No MeSH data available.


Related in: MedlinePlus

Red1 position changes in response to transcription.(A) Gene expression of the GAL2/SRL2 convergent gene pair in response to different concentrations of copper was measured by RT-qPCR at the indicated time points. Copper was added to the sporulation medium at 2 hr, and samples were collected at 2 hr and 3 hr. Transcription levels of both convergent genes were examined in a wild-type strain and a strain harboring a pCUP1 promoter insertion upstream of GAL2. Error bars: S.D. of three independent replicates. (B) ChIP-qPCR analysis of Red1 binding from the same experiment as in (A). Schematic depicts relative positions of primer pairs. Error bars: S.D.DOI:http://dx.doi.org/10.7554/eLife.07424.007
© Copyright Policy
Related In: Results  -  Collection

License
getmorefigures.php?uid=PMC4530585&req=5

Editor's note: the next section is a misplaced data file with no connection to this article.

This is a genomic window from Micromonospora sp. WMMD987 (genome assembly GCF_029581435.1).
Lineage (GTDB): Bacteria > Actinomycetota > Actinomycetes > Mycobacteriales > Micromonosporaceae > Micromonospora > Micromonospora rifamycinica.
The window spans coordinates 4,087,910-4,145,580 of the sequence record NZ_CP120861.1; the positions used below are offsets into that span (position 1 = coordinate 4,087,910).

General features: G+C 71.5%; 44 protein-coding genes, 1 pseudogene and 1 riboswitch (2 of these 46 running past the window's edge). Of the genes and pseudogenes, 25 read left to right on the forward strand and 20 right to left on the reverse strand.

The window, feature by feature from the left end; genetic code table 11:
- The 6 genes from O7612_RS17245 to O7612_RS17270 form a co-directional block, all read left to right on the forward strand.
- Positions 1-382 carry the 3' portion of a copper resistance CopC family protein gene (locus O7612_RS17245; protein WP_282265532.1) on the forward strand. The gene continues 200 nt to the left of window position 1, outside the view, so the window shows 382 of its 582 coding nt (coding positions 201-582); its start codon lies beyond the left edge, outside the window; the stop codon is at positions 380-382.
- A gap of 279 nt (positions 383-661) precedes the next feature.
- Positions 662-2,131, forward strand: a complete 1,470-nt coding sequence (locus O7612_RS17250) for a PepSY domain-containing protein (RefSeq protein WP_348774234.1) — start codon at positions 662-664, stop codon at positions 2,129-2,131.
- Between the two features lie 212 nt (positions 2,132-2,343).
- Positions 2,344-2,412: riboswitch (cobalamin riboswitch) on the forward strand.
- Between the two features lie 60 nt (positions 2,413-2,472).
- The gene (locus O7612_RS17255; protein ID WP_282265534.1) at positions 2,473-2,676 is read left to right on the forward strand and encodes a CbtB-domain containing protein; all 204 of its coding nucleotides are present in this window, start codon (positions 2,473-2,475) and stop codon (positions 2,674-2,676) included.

fig3s1: Red1 position changes in response to transcription.(A) Gene expression of the GAL2/SRL2 convergent gene pair in response to different concentrations of copper was measured by RT-qPCR at the indicated time points. Copper was added to the sporulation medium at 2 hr, and samples were collected at 2 hr and 3 hr. Transcription levels of both convergent genes were examined in a wild-type strain and a strain harboring a pCUP1 promoter insertion upstream of GAL2. Error bars: S.D. of three independent replicates. (B) ChIP-qPCR analysis of Red1 binding from the same experiment as in (A). Schematic depicts relative positions of primer pairs. Error bars: S.D.DOI:http://dx.doi.org/10.7554/eLife.07424.007